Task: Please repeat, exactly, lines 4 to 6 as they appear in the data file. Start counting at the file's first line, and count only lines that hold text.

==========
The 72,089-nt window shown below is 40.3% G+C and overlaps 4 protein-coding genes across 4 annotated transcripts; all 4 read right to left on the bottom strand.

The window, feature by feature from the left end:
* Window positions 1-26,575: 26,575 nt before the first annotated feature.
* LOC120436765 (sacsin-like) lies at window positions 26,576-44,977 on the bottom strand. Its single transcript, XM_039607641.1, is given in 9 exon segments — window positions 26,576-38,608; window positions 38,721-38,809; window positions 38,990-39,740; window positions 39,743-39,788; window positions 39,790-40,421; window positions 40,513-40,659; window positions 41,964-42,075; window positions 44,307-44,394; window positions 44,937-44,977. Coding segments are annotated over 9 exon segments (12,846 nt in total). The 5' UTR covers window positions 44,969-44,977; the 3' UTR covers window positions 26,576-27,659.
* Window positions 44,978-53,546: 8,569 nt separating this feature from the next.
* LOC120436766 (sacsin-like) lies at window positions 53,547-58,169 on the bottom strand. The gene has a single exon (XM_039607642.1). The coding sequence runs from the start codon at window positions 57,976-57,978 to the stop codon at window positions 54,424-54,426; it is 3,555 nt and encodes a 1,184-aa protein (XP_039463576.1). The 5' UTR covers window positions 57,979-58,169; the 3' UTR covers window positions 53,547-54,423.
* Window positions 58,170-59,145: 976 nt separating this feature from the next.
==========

* LOC120436765 (sacsin-like) lies at window positions 26,576-44,977 on the bottom strand. Its single transcript, XM_039607641.1, is given in 9 exon segments — window positions 26,576-38,608; window positions 38,721-38,809; window positions 38,990-39,740; window positions 39,743-39,788; window positions 39,790-40,421; window positions 40,513-40,659; window positions 41,964-42,075; window positions 44,307-44,394; window positions 44,937-44,977. Coding segments are annotated over 9 exon segments (12,846 nt in total). The 5' UTR covers window positions 44,969-44,977; the 3' UTR covers window positions 26,576-27,659.
* Window positions 44,978-53,546: 8,569 nt separating this feature from the next.
* LOC120436766 (sacsin-like) lies at window positions 53,547-58,169 on the bottom strand. The gene has a single exon (XM_039607642.1). The coding sequence runs from the start codon at window positions 57,976-57,978 to the stop codon at window positions 54,424-54,426; it is 3,555 nt and encodes a 1,184-aa protein (XP_039463576.1). The 5' UTR covers window positions 57,979-58,169; the 3' UTR covers window positions 53,547-54,423.